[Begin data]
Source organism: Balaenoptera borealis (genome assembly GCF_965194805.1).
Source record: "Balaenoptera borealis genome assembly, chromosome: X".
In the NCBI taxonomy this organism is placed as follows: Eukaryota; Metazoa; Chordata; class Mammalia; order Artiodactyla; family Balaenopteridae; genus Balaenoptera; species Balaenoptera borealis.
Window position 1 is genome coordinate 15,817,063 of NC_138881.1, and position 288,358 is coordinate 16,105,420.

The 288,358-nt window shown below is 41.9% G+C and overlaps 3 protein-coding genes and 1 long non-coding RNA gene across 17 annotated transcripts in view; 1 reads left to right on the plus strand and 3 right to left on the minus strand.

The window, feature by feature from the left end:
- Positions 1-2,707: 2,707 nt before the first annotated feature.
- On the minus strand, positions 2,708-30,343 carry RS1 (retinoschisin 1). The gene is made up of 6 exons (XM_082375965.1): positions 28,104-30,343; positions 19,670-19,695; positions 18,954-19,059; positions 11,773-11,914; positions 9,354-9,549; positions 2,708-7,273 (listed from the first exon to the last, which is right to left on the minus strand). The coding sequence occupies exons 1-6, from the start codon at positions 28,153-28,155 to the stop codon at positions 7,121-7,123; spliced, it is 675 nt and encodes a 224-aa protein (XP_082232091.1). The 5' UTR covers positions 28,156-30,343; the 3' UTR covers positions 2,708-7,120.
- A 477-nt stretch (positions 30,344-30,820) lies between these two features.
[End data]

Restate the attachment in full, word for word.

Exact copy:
Source organism: Balaenoptera borealis (genome assembly GCF_965194805.1).
Source record: "Balaenoptera borealis genome assembly, chromosome: X".
In the NCBI taxonomy this organism is placed as follows: Eukaryota; Metazoa; Chordata; class Mammalia; order Artiodactyla; family Balaenopteridae; genus Balaenoptera; species Balaenoptera borealis.
Window position 1 is genome coordinate 15,817,063 of NC_138881.1, and position 288,358 is coordinate 16,105,420.

The 288,358-nt window shown below is 41.9% G+C and overlaps 3 protein-coding genes and 1 long non-coding RNA gene across 17 annotated transcripts in view; 1 reads left to right on the plus strand and 3 right to left on the minus strand.

The window, feature by feature from the left end:
- Positions 1-2,707: 2,707 nt before the first annotated feature.
- On the minus strand, positions 2,708-30,343 carry RS1 (retinoschisin 1). The gene is made up of 6 exons (XM_082375965.1): positions 28,104-30,343; positions 19,670-19,695; positions 18,954-19,059; positions 11,773-11,914; positions 9,354-9,549; positions 2,708-7,273 (listed from the first exon to the last, which is right to left on the minus strand). The coding sequence occupies exons 1-6, from the start codon at positions 28,153-28,155 to the stop codon at positions 7,121-7,123; spliced, it is 675 nt and encodes a 224-aa protein (XP_082232091.1). The 5' UTR covers positions 28,156-30,343; the 3' UTR covers positions 2,708-7,120.
- A 477-nt stretch (positions 30,344-30,820) lies between these two features.